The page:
Genesis "6th Day" Question


#1

I’m so confused.

In Gen 1:27 it says that God created man and woman on the 6th day.

But, then in Gen 2:7, after the day of rest it says:

“And Jehovah God formed man of the dust of the ground, and breathed into his nostrils the breath of life; and man became a living soul.” ASV

He creates a woman later in Gen 2:23.

So… which is it? On the sixth day, creating man and woman together? Or, after the seventh, creating man first, and then woman from the rib?


#2

If you take this to be a literal creation account (which is currently up to opinion) then most people would take the “second creation narrative” as actually being a “re-telling” of the creation of man (and women) on the 6th day only in more detail and from another perspective.

So both would be accounts of the 6th day.

That is if you incist on a literal account. If not then the discrepency would not be important because you would focus on the theological implications of the text not the literal narrative.


#3

[quote=my agatha]I’m so confused.

In Gen 1:27 it says that God created man and woman on the 6th day.

But, then in Gen 2:7, after the day of rest it says:

“And Jehovah God formed man of the dust of the ground, and breathed into his nostrils the breath of life; and man became a living soul.” ASV

He creates a woman later in Gen 2:23.

So… which is it? On the sixth day, creating man and woman together? Or, after the seventh, creating man first, and then woman from the rib?
[/quote]

Those are two different accounts in the same “book”. It’s not meant to be read as a sequential account, chapter two following chapter one. It’s better to think of chapter one as an overview, and chapter two as the human-specific elements of the story.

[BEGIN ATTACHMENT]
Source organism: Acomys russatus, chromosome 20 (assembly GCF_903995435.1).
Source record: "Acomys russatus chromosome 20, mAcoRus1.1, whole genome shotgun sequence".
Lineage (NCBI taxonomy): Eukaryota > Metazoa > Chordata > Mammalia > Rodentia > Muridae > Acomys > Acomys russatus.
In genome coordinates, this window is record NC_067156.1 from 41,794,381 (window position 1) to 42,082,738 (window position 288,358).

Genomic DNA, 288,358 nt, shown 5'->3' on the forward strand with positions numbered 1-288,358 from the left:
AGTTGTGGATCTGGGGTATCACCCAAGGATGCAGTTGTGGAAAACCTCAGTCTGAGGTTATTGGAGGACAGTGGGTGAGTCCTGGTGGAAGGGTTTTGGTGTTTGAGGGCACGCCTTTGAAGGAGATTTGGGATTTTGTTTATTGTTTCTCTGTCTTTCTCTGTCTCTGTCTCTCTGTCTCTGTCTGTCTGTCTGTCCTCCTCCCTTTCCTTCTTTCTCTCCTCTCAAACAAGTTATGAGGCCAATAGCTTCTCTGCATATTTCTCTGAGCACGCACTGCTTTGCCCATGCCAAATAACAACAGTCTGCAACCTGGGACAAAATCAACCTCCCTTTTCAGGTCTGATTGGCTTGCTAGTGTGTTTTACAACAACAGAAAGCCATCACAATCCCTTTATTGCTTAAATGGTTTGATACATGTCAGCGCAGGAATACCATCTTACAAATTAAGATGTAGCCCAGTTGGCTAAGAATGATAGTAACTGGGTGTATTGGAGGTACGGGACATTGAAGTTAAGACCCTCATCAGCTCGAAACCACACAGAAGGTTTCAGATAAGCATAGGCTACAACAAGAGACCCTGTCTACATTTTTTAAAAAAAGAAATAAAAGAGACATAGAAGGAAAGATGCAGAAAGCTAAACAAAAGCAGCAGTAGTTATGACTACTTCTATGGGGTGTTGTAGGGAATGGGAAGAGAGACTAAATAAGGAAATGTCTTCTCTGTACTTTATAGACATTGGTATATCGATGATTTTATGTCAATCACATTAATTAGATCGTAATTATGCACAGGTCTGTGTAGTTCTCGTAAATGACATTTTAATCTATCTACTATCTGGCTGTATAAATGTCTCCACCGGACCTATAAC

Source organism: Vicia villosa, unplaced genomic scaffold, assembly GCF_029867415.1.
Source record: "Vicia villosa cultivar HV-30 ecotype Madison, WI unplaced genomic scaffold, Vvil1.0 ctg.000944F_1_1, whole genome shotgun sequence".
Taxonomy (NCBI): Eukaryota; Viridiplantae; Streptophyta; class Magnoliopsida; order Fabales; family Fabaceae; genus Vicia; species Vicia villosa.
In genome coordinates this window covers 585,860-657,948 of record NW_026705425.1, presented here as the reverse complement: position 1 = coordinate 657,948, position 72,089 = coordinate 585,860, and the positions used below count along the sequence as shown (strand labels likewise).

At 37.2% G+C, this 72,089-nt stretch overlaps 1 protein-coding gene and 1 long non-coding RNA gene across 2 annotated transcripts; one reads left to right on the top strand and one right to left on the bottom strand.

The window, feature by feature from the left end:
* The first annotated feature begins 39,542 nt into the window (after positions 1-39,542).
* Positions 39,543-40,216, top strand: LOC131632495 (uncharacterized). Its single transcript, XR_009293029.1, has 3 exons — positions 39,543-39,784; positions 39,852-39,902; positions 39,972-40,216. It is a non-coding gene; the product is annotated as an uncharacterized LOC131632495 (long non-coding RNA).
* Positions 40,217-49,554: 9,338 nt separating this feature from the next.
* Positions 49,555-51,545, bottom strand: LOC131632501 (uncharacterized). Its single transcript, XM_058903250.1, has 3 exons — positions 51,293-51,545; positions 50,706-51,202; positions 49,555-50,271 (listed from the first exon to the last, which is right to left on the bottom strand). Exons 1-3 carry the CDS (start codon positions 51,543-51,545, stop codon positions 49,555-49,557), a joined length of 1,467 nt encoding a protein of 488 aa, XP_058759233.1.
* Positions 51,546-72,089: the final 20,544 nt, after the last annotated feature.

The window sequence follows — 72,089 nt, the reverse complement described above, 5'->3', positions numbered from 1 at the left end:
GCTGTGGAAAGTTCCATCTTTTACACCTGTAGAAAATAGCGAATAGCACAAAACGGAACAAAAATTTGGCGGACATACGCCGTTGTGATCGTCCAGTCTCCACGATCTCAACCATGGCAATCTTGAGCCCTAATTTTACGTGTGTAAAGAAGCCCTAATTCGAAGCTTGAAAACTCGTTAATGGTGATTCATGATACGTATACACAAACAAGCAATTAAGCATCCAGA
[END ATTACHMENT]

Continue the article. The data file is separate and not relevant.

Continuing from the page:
In other words, chapter one tells us why the universe is important, and where humans fit in the universe, then chapter two describes the how humans relate to God. The rest of the chapters describe how our place in the world, and our relationship with God, changed through early history and the beginning of the Covenant.

Hope that helps!

Peace and God bless!


#4

So I take it that “seven day creation” was never infallibly declared? Seems strange that it wouldn’t have been.


#5

[quote=matthias]If you take this to be a literal creation account (which is currently up to opinion) then most people would take the “second creation narrative” as actually being a “re-telling” of the creation of man (and women) on the 6th day only in more detail and from another perspective.

So both would be accounts of the 6th day.

That is if you incist on a literal account. If not then the discrepency would not be important because you would focus on the theological implications of the text not the literal narrative.
[/quote]

I’m not “insisting” on anything. I’m confused and very new to reading the Bible as a tentative believer. I’ve read it, but this is the first time I’m reading it with an open heart.

So, be nice! :slight_smile:


#6

[quote=levi86]So I take it that “seven day creation” was never infallibly declared? Seems strange that it wouldn’t have been.
[/quote]

Not in a literalist sense, no, though the story is obviously inspired and upheld as dogmatic. There’s a difference between a story being True, and a story being total fact; sometimes figurative language is used to convey Truth better than a clinical, factual telling would be.

As early as St. Augustine we see that the Creation Story is not necessarily to be taken literalistically. Opinions have varied before and since, and nothing has been dogmatically defined other than the fact that it’s a true story, and contains elements of fact and symbolism.

Peace and God bless!


#7

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